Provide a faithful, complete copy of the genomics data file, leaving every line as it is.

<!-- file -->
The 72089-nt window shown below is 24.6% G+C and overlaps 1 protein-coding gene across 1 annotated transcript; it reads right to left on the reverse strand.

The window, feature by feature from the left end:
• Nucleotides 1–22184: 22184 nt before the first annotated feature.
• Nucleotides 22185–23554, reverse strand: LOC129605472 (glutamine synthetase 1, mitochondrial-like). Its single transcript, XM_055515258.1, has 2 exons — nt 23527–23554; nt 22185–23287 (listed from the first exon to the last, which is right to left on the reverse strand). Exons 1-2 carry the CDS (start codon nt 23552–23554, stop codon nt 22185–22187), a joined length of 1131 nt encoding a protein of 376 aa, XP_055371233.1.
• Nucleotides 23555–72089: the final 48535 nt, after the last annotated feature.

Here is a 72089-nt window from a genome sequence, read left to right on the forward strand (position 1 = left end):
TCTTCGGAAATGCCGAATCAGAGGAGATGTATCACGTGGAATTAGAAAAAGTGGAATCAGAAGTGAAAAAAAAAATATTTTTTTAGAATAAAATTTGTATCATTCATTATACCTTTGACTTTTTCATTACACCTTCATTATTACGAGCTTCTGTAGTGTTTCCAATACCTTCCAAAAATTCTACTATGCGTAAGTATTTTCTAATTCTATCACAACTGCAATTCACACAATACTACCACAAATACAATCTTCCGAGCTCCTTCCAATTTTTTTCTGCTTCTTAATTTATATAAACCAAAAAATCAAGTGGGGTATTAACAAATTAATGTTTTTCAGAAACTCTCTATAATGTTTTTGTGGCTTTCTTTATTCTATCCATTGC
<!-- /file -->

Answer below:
The 72089-nt window shown below is 24.6% G+C and overlaps 1 protein-coding gene across 1 annotated transcript; it reads right to left on the reverse strand.

The window, feature by feature from the left end:
• Nucleotides 1–22184: 22184 nt before the first annotated feature.
• Nucleotides 22185–23554, reverse strand: LOC129605472 (glutamine synthetase 1, mitochondrial-like). Its single transcript, XM_055515258.1, has 2 exons — nt 23527–23554; nt 22185–23287 (listed from the first exon to the last, which is right to left on the reverse strand). Exons 1-2 carry the CDS (start codon nt 23552–23554, stop codon nt 22185–22187), a joined length of 1131 nt encoding a protein of 376 aa, XP_055371233.1.
• Nucleotides 23555–72089: the final 48535 nt, after the last annotated feature.

Here is a 72089-nt window from a genome sequence, read left to right on the forward strand (position 1 = left end):
TCTTCGGAAATGCCGAATCAGAGGAGATGTATCACGTGGAATTAGAAAAAGTGGAATCAGAAGTGAAAAAAAAAATATTTTTTTAGAATAAAATTTGTATCATTCATTATACCTTTGACTTTTTCATTACACCTTCATTATTACGAGCTTCTGTAGTGTTTCCAATACCTTCCAAAAATTCTACTATGCGTAAGTATTTTCTAATTCTATCACAACTGCAATTCACACAATACTACCACAAATACAATCTTCCGAGCTCCTTCCAATTTTTTTCTGCTTCTTAATTTATATAAACCAAAAAATCAAGTGGGGTATTAACAAATTAATGTTTTTCAGAAACTCTCTATAATGTTTTTGTGGCTTTCTTTATTCTATCCATTGC